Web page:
Cash warning over Jersey child abuse probe
An inquiry into child abuse in Jersey may have to close as predicted costs more than double, the chief minister has warned.
The budget was expected to be about £6m when the inquiry started in 2013.
Chief Minister Ian Gorst said in a report the inquiry needed £14m and would have to close by April if the cash was not made available.
The Independent Jersey Care Inquiry is investigating child abuse in Jersey's care system dating back to 1945.
If Mr Gorst's request is agreed, the island will have spent more than £30m on investigations, compensation and hearings into abuse at island institutions, including the former children's home Haut de la Garenne.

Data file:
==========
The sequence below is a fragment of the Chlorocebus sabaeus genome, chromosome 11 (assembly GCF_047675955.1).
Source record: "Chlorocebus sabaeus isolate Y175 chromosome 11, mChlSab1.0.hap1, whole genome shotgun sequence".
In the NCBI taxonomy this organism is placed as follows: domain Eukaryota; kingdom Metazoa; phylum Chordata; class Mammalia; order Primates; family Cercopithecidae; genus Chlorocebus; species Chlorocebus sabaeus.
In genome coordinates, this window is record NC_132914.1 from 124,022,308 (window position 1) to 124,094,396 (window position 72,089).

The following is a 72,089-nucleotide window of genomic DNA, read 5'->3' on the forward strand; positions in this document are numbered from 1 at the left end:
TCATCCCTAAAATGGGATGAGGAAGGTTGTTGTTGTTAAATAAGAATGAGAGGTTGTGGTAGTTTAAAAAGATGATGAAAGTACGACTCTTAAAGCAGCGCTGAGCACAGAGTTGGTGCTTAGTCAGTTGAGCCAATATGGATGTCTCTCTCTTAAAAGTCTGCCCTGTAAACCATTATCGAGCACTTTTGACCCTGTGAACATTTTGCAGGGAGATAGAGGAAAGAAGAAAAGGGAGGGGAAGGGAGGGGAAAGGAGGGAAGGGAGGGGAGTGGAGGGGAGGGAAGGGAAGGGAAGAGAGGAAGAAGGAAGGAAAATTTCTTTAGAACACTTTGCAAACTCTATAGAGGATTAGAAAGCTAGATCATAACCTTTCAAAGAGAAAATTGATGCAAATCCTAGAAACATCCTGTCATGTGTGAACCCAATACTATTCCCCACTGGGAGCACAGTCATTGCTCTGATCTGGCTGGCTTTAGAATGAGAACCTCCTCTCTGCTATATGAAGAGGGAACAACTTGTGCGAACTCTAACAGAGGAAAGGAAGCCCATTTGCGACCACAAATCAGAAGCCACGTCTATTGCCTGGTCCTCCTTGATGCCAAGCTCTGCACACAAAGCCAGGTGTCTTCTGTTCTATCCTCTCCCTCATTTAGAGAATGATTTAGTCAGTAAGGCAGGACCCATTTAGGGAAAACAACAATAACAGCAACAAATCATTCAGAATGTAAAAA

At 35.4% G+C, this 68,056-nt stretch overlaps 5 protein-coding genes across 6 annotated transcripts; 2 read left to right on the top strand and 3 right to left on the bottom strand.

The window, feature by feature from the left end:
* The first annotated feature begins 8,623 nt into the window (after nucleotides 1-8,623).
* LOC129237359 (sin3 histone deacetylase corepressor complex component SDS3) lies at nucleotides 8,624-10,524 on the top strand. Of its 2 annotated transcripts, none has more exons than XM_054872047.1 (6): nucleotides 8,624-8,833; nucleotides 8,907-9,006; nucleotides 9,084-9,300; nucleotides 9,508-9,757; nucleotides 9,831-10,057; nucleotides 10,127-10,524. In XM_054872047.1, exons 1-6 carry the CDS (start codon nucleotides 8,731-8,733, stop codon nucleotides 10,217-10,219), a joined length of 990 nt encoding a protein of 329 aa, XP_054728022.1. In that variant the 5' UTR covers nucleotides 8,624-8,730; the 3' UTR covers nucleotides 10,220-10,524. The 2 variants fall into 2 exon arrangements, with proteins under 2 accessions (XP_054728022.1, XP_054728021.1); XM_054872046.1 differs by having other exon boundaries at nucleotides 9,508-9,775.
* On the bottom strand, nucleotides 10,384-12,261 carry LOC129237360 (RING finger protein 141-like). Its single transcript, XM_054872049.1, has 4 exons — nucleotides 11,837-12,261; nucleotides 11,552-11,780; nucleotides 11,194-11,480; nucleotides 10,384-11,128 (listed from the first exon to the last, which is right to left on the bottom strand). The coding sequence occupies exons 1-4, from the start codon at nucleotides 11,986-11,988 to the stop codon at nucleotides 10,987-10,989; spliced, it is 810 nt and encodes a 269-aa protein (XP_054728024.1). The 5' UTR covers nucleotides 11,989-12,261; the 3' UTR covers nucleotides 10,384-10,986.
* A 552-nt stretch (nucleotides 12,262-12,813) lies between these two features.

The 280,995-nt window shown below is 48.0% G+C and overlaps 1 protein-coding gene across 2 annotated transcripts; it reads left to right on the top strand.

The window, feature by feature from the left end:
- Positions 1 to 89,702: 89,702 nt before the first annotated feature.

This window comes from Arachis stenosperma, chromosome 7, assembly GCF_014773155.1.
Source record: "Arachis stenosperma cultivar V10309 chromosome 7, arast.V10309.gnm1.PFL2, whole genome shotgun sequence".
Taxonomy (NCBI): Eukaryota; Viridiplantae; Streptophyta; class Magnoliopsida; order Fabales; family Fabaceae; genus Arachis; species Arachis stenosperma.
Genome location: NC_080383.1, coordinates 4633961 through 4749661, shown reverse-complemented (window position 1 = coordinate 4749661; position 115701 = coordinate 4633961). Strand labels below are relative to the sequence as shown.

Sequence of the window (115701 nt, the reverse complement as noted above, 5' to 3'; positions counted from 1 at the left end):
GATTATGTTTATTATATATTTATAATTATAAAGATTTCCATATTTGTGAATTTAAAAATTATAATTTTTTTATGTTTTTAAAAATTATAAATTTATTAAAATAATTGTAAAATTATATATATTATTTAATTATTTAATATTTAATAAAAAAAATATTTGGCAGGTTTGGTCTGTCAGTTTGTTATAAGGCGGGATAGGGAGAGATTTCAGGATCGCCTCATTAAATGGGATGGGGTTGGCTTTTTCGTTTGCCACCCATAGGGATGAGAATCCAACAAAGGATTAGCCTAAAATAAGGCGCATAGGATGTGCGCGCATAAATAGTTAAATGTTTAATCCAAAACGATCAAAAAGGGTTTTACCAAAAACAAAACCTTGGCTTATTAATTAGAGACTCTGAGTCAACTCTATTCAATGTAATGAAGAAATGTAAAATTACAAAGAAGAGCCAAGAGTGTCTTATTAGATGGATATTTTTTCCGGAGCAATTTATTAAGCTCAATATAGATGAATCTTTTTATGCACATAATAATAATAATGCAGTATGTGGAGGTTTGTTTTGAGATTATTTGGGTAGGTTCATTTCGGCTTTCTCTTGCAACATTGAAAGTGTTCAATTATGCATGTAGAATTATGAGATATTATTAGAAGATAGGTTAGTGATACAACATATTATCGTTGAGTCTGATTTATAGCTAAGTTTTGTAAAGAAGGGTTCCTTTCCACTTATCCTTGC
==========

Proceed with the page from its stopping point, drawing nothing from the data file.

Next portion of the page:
Of that, £1.9m has gone to victims in compensation.
Mr Gorst has set a deadline of December 2016 for the inquiry to conclude its investigations.
The inquiry says costs have risen because the number of witnesses and volume of documents have been higher than expected and hearings are now planned to last much longer than originally intended.
In a letter to Treasury Minister Alan McLean, Inquiry Chair Francis Oldham said she had been raising concerns about the cost of the inquiry since May 2014.
She said staff were working hard to keep costs down but said inquiries were "inevitably expensive".
The chief minister has suggested the extra money could come from the Strategic Reserve Fund.
The States will debate the request for extra funding on 24 March.